§ 15.1 I. Substantive Immigration Introduction
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Sections 15.2-15.7, infra, present a brief introduction to the substantive aspects of immigration law directly related to criminal immigration issues, including key terminology, alienage, and choice of law. Many of the concepts introduced here are further discussed elsewhere in the book.
Chapter 16, infra, details how to analyze whether a given criminal disposition will cause deportation or inadmissibility under the various crime-related grounds of removal. Chapters 17 and 18 respectively address deportability and inadmissibility, including burdens of proof and grounds of deportation and inadmissibility not discussed elsewhere in this book. Chapter 19 discusses the aggravated felony ground of deportation in detail. Chapter 20 discusses crimes of moral turpitude, Chapter 21 discusses controlled substances, Chapter 22 discusses the domestic violence ground of deportation, and Chapter 23 discusses the firearms ground of deportation. Chapter 24 presents an overview of the types of relief available in immigration court that may be used to avoid removal on the basis of a criminal offense.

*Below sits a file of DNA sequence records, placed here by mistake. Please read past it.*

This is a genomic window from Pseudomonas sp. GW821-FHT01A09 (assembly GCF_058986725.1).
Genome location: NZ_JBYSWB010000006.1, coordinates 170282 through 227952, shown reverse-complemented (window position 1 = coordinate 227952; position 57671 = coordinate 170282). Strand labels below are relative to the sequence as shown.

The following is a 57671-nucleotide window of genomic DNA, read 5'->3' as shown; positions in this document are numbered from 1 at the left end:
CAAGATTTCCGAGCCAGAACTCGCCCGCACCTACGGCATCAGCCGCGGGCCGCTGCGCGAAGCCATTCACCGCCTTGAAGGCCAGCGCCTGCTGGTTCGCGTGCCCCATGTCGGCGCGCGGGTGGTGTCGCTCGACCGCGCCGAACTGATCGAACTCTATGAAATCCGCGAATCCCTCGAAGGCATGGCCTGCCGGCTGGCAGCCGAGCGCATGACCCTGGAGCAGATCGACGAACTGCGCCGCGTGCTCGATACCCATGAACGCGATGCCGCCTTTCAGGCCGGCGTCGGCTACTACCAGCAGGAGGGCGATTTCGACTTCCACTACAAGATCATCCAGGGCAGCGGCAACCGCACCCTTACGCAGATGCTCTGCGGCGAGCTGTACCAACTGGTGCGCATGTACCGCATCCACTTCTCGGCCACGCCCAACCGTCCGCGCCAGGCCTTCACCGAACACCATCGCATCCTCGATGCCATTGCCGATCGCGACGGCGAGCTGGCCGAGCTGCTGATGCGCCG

REMOVAL PROCEEDINGS " COMPLEXITY OF IMMIGRATION LAWS
Padilla v. Kentucky, 130 S. Ct. 1473, 1483 (2010); Biwot v. Gonzales, 403 F.3d 1094, 1098 (9th Cir. 2005); see also Laura Sullivan, Enforcing Nonenforcement: Countering the Threat Posed to Sanctuary Laws by the Inclusion of Immigration Records in the National Crime Information Center Database, 97 CAL. L. REV. 567, 571 (2009) (describing the increased complexity of immigration law since the 1970s).
RESOURCES - IMMIGRATION ADVOCATES NETWORK - LEGAL INFORMATION